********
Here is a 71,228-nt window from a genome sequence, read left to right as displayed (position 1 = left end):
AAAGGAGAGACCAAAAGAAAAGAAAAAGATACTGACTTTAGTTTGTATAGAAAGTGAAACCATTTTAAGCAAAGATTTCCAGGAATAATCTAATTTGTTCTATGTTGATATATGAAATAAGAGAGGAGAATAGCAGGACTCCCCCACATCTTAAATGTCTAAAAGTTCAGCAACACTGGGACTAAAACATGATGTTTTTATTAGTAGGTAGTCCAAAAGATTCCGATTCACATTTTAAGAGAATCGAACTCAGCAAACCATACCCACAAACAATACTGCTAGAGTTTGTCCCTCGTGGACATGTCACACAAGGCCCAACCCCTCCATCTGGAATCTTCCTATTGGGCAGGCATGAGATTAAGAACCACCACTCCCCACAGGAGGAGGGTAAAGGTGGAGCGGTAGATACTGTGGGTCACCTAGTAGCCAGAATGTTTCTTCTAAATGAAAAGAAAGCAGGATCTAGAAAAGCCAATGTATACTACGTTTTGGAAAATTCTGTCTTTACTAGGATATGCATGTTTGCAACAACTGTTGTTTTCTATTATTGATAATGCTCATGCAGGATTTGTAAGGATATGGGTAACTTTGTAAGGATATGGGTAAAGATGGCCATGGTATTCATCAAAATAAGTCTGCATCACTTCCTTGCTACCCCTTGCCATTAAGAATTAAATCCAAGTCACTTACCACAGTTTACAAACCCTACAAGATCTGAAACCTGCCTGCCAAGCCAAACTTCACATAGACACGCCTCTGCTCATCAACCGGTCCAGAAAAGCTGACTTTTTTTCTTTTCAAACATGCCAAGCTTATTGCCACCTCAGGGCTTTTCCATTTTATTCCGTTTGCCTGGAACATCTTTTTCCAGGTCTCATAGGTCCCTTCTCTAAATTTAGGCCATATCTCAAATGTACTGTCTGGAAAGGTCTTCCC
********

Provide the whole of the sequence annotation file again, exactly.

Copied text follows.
Here is a 71,228-nt window from a genome sequence, read left to right as displayed (position 1 = left end):
AAAGGAGAGACCAAAAGAAAAGAAAAAGATACTGACTTTAGTTTGTATAGAAAGTGAAACCATTTTAAGCAAAGATTTCCAGGAATAATCTAATTTGTTCTATGTTGATATATGAAATAAGAGAGGAGAATAGCAGGACTCCCCCACATCTTAAATGTCTAAAAGTTCAGCAACACTGGGACTAAAACATGATGTTTTTATTAGTAGGTAGTCCAAAAGATTCCGATTCACATTTTAAGAGAATCGAACTCAGCAAACCATACCCACAAACAATACTGCTAGAGTTTGTCCCTCGTGGACATGTCACACAAGGCCCAACCCCTCCATCTGGAATCTTCCTATTGGGCAGGCATGAGATTAAGAACCACCACTCCCCACAGGAGGAGGGTAAAGGTGGAGCGGTAGATACTGTGGGTCACCTAGTAGCCAGAATGTTTCTTCTAAATGAAAAGAAAGCAGGATCTAGAAAAGCCAATGTATACTACGTTTTGGAAAATTCTGTCTTTACTAGGATATGCATGTTTGCAACAACTGTTGTTTTCTATTATTGATAATGCTCATGCAGGATTTGTAAGGATATGGGTAACTTTGTAAGGATATGGGTAAAGATGGCCATGGTATTCATCAAAATAAGTCTGCATCACTTCCTTGCTACCCCTTGCCATTAAGAATTAAATCCAAGTCACTTACCACAGTTTACAAACCCTACAAGATCTGAAACCTGCCTGCCAAGCCAAACTTCACATAGACACGCCTCTGCTCATCAACCGGTCCAGAAAAGCTGACTTTTTTTCTTTTCAAACATGCCAAGCTTATTGCCACCTCAGGGCTTTTCCATTTTATTCCGTTTGCCTGGAACATCTTTTTCCAGGTCTCATAGGTCCCTTCTCTAAATTTAGGCCATATCTCAAATGTACTGTCTGGAAAGGTCTTCCC